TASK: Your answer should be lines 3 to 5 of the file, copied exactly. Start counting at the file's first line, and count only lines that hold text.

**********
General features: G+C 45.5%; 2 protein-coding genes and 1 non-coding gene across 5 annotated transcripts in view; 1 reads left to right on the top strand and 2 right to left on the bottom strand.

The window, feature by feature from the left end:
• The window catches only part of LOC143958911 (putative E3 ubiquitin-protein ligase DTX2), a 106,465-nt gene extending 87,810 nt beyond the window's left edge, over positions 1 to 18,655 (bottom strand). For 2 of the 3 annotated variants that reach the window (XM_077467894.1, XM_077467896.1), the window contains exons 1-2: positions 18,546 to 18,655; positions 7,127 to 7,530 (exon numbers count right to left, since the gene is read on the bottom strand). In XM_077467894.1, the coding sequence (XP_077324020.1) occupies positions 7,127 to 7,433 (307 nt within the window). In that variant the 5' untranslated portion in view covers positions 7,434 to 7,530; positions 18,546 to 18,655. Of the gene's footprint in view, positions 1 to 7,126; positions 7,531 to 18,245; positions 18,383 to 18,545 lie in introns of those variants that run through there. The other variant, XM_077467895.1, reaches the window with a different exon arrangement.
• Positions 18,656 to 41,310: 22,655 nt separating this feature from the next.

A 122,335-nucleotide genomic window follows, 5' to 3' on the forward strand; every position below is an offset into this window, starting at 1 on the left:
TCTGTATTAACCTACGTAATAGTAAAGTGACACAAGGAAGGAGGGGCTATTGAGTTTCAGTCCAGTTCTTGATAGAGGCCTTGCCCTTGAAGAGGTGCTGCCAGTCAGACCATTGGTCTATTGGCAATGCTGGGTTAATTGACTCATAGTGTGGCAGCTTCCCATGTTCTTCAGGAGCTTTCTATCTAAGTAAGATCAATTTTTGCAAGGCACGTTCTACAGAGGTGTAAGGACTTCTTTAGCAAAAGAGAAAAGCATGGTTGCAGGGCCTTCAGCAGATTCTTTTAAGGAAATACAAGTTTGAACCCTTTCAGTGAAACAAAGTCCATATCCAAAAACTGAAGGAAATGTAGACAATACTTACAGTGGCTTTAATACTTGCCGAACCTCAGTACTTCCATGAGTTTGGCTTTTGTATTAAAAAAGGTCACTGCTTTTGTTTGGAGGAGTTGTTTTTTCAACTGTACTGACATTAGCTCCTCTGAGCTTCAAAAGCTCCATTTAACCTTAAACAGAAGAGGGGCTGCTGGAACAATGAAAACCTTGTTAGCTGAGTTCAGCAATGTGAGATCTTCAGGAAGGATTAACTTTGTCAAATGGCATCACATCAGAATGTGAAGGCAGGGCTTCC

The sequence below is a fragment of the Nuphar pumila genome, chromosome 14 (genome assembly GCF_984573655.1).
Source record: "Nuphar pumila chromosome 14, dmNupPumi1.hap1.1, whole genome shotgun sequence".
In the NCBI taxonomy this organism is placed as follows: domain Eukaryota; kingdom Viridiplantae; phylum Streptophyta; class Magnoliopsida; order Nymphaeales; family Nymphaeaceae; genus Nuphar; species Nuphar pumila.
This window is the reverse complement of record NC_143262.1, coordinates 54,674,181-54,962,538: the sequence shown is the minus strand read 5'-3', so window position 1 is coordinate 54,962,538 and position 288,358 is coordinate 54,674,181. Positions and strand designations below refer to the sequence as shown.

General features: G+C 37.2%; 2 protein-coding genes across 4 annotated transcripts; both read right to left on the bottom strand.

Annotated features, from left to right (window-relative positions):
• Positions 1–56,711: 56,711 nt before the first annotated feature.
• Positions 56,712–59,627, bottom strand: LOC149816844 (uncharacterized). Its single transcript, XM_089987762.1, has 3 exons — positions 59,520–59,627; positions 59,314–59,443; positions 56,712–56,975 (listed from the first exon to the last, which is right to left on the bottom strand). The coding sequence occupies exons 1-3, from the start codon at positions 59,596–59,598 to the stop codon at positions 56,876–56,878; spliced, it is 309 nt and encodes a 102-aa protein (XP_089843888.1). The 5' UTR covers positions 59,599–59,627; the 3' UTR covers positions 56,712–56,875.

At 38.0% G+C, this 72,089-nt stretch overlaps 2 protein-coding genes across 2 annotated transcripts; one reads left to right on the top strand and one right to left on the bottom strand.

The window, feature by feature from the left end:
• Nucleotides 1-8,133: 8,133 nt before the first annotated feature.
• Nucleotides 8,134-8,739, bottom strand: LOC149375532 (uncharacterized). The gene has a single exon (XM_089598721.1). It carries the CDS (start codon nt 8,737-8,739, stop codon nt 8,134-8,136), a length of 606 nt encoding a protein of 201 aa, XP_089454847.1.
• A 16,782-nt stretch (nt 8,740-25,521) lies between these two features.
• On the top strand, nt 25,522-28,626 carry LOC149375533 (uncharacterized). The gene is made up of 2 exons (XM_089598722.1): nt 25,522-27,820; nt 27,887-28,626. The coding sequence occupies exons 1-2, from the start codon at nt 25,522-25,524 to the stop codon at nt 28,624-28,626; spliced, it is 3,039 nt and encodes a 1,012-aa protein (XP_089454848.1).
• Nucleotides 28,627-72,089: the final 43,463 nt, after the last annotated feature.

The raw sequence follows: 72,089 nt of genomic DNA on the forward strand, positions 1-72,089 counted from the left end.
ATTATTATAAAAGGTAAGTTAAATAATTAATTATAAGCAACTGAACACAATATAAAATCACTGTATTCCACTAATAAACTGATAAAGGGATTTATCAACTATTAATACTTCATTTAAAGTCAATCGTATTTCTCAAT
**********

• The window catches only part of LOC143958911 (putative E3 ubiquitin-protein ligase DTX2), a 106,465-nt gene extending 87,810 nt beyond the window's left edge, over positions 1 to 18,655 (bottom strand). For 2 of the 3 annotated variants that reach the window (XM_077467894.1, XM_077467896.1), the window contains exons 1-2: positions 18,546 to 18,655; positions 7,127 to 7,530 (exon numbers count right to left, since the gene is read on the bottom strand). In XM_077467894.1, the coding sequence (XP_077324020.1) occupies positions 7,127 to 7,433 (307 nt within the window). In that variant the 5' untranslated portion in view covers positions 7,434 to 7,530; positions 18,546 to 18,655. Of the gene's footprint in view, positions 1 to 7,126; positions 7,531 to 18,245; positions 18,383 to 18,545 lie in introns of those variants that run through there. The other variant, XM_077467895.1, reaches the window with a different exon arrangement.
• Positions 18,656 to 41,310: 22,655 nt separating this feature from the next.

A 122,335-nucleotide genomic window follows, 5' to 3' on the forward strand; every position below is an offset into this window, starting at 1 on the left: